Abstract: Ischaemic heart disease (IHD) remains the leading cause of death and disability worldwide. As a result, novel therapies are still needed to protect the heart from the detrimental effects of acute ischaemia–reperfusion injury, in order to improve clinical outcomes in IHD patients. In this regard, although a large number of novel cardioprotective therapies discovered in the research laboratory have been investigated in the clinical setting, only a few of these have been demonstrated to improve clinical outcomes. One potential reason for this lack of success may have been the failure to thoroughly assess the cardioprotective efficacy of these novel therapies in suitably designed preclinical experimental animal models. Therefore, the aim of this Position Paper by the European Society of Cardiology Working Group Cellular Biology of the Heart is to provide recommendations for improving the preclinical assessment of novel cardioprotective therapies discovered in the research laboratory, with the aim of increasing the likelihood of success in translating these new treatments into improved clinical outcomes.

Translating cardioprotection for patient benefit

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Authors : Hausenloy DJ, Erik Bøtker H, Condorelli G, Ferdinandy P, Garcia-Dorado D, Heusch G, Lecour S, van Laake LW, Madonna R, Ruiz-Meana M, Schulz R, Sluijter JP, Yellon DM, Ovize M.

Reference: Cardiovasc Research Journal. 2013 Apr 1; 98(1):7-27. doi: 10.1093/cvr/cvt004. Epub 2013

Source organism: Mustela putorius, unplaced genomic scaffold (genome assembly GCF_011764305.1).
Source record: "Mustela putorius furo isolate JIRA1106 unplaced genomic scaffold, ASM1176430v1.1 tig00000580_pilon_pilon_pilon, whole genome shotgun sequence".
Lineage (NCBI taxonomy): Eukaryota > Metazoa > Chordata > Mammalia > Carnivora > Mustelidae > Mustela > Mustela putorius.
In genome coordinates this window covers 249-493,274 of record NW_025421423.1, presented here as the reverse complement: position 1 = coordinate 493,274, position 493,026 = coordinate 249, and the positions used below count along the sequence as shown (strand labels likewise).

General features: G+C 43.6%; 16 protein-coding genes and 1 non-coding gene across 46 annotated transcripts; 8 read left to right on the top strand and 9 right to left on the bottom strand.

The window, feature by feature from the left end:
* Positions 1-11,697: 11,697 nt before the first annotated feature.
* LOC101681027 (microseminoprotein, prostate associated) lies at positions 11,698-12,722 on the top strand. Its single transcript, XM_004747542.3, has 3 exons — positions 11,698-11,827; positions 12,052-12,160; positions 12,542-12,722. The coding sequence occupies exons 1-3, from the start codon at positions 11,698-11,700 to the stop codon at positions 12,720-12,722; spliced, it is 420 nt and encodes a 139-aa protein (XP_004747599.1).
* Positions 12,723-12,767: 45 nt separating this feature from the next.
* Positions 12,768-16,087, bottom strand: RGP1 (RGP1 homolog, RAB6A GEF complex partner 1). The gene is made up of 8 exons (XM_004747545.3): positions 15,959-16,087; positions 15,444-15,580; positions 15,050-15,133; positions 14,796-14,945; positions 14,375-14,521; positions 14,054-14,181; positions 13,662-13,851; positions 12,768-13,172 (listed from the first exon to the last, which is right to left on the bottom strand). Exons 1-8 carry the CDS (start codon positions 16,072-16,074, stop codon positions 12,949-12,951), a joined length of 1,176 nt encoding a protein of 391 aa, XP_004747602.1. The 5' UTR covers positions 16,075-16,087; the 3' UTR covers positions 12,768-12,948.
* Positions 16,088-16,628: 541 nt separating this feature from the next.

First time published: 19 January 2013

Summary: Coronary heart disease (CHD) is the leading cause of death and disability worldwide. Despite current therapy, the morbidity and mortality for patients with CHD remains significant. The most important manifestations of CHD arise from acute myocardial ischaemia–reperfusion injury (IRI) in terms of cardiomyocyte death and its long-term consequences. As such, new therapeutic interventions are required to protect the heart against the detrimental effects of acute IRI and improve clinical outcomes. Although a large number of cardioprotective therapies discovered in preclinical studies have been investigated in CHD patients, few have been translated into the clinical setting, and a significant number of these have failed to show any benefit in terms of reduced myocardial infarction and improved clinical outcomes. Because of this, there is currently no effective therapy for protecting the heart against the detrimental effects of acute IRI in patients with CHD. One major factor for this lack of success in translating cardioprotective therapies into the clinical setting can be attributed to problems with the clinical study design. Many of these clinical studies have not taken into consideration the important data provided from previously published pre-clinical and clinical studies. The overall aim of this ESC Working Group Cellular Biology of the Heart Position Paper is to provide recommendations for optimizing the design of clinical cardioprotection studies, which should hopefully result in new and effective therapeutic interventions for the future benefit of CHD patients.